Baseball books
April 27, 2024 4:51 PM   Subscribe

My parents always bought each other books for Christmas/birthdays, and after several years of mom buying dad a book about baseball (could be about its history, a collection of newspaper columns, etc) it turned into a running joke where dad would open each present asking “Is this my baseball book?” Mom died a few years ago so I’m reviving the tradition. What are some of the best books that have been written about baseball in the last five years?
posted by skycrashesdown to Media & Arts (10 answers total) 8 users marked this as a favorite
last 5? Nope. But last days of summer is a terrific baseball novel.
posted by j_curiouser at 5:01 PM on April 27 [1 favorite]

If your father is interested in New York City there is "The New York Game: BASEBALL AND THE RISE OF A NEW CITY" by Kevin Baker published in March.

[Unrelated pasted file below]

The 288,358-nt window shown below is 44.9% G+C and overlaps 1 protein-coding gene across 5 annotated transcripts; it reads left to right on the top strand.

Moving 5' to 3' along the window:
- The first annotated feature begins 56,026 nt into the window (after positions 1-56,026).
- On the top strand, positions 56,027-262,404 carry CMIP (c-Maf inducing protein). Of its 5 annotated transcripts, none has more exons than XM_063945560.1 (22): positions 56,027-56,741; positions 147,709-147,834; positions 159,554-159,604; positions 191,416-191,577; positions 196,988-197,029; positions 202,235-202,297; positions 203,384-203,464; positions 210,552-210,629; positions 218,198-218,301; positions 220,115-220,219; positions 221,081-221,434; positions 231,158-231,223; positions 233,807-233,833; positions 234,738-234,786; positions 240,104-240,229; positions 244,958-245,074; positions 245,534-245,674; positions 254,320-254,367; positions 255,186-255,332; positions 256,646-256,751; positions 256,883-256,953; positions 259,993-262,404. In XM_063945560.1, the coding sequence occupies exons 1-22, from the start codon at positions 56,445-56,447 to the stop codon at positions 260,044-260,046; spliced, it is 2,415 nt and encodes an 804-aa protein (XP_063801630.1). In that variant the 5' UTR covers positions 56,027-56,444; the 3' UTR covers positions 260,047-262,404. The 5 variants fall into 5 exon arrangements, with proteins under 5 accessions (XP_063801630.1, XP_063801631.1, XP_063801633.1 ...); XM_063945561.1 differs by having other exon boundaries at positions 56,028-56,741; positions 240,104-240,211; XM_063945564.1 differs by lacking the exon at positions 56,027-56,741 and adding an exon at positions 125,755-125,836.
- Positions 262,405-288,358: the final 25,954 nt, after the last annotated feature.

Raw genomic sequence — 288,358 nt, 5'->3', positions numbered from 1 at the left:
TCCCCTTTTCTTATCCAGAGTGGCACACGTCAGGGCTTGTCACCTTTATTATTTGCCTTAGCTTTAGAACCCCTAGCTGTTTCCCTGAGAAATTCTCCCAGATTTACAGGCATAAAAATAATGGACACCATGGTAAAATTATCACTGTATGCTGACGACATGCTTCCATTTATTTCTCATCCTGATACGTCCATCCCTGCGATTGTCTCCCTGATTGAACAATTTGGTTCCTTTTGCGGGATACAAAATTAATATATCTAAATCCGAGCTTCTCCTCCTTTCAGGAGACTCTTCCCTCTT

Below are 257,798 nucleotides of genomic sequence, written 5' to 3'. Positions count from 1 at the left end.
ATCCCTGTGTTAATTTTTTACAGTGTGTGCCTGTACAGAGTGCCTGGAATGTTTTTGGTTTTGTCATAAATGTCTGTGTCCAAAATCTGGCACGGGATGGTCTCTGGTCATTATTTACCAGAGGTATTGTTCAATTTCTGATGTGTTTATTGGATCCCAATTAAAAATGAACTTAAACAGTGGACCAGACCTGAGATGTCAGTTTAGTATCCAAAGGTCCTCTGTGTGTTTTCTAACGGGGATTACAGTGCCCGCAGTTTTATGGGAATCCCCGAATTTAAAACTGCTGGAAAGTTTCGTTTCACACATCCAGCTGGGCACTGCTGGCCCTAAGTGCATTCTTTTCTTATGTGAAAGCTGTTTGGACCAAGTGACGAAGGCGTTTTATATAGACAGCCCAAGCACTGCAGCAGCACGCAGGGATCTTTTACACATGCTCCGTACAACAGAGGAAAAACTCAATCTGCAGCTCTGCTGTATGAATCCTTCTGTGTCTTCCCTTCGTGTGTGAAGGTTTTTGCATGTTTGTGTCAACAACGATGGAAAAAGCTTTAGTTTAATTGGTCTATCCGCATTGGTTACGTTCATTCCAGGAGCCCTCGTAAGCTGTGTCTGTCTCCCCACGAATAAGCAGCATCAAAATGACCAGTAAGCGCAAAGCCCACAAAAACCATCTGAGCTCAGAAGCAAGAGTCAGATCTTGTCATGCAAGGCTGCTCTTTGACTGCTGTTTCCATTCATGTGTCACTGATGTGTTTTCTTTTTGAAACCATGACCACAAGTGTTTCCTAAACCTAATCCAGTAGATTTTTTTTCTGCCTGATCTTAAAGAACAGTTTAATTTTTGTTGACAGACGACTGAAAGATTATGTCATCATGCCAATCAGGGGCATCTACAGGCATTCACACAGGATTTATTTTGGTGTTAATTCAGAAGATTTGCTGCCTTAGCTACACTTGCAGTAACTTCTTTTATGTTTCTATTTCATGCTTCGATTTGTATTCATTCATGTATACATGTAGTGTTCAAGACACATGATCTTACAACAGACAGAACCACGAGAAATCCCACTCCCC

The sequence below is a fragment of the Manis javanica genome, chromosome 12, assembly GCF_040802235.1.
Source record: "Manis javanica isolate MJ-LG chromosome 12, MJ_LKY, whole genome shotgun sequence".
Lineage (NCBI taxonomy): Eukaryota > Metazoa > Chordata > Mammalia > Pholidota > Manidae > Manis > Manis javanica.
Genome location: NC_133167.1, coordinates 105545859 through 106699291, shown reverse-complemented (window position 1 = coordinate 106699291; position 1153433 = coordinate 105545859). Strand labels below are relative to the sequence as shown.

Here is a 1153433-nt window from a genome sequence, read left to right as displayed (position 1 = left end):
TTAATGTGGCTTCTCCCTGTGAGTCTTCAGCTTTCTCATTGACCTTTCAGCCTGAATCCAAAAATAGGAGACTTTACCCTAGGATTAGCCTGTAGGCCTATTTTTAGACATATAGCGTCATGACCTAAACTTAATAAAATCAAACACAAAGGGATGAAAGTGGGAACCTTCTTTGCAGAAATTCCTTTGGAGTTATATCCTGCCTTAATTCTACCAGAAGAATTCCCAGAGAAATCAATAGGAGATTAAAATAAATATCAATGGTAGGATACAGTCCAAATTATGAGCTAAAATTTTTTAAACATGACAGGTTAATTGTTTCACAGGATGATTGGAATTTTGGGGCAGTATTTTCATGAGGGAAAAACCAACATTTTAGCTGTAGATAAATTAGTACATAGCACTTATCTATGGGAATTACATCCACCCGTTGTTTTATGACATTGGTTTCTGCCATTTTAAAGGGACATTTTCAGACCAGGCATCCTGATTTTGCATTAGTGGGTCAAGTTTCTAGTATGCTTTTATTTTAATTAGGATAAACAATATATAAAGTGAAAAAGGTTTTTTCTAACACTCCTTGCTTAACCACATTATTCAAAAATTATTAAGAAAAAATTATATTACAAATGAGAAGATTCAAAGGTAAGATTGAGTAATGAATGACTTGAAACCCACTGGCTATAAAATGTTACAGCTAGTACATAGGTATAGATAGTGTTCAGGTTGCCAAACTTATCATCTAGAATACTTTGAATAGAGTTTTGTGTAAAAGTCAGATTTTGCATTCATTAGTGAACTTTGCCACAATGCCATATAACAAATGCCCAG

Baseball is “the New York game” because New York is where the diamond was first laid out, where the bunt and the curveball were invented, and where the home run was hit. It’s where the game’s first stars were born, and where everyone came to play or watch the game. With nuance and depth, historian Kevin Baker brings this all vividly back to life: the still-controversial, indelible moments—Did the Babe call his shot? Was Merkle out? Did they fix the 1919 World Series? Here are all the legendary players, managers, and owners, in all their vivid, complicated humanity, on and off the field. In Baker’s hands the city and the game emerge from the murk of nineteenth-century American life—driven by visionaries and fixers, heroes and gangsters. He details how New York and its favorite sport came to mirror one another, expanding, bumbling through catastrophe and corruption, and rising out of these trials stronger than ever. From the first innings played in vacant lots and tavern yards in the 1820s; to the canny innovations that created the very first sports league; to the superb Hispanic and Black players who invented their own version of the game when white baseball sought to exclude them. And all amidst New York’s own, incredible evolution from a raw, riotous town to a new world city. The New York Game is a riveting, rollicking, brilliant ode to America’s beloved pastime and to its indomitable city of origin.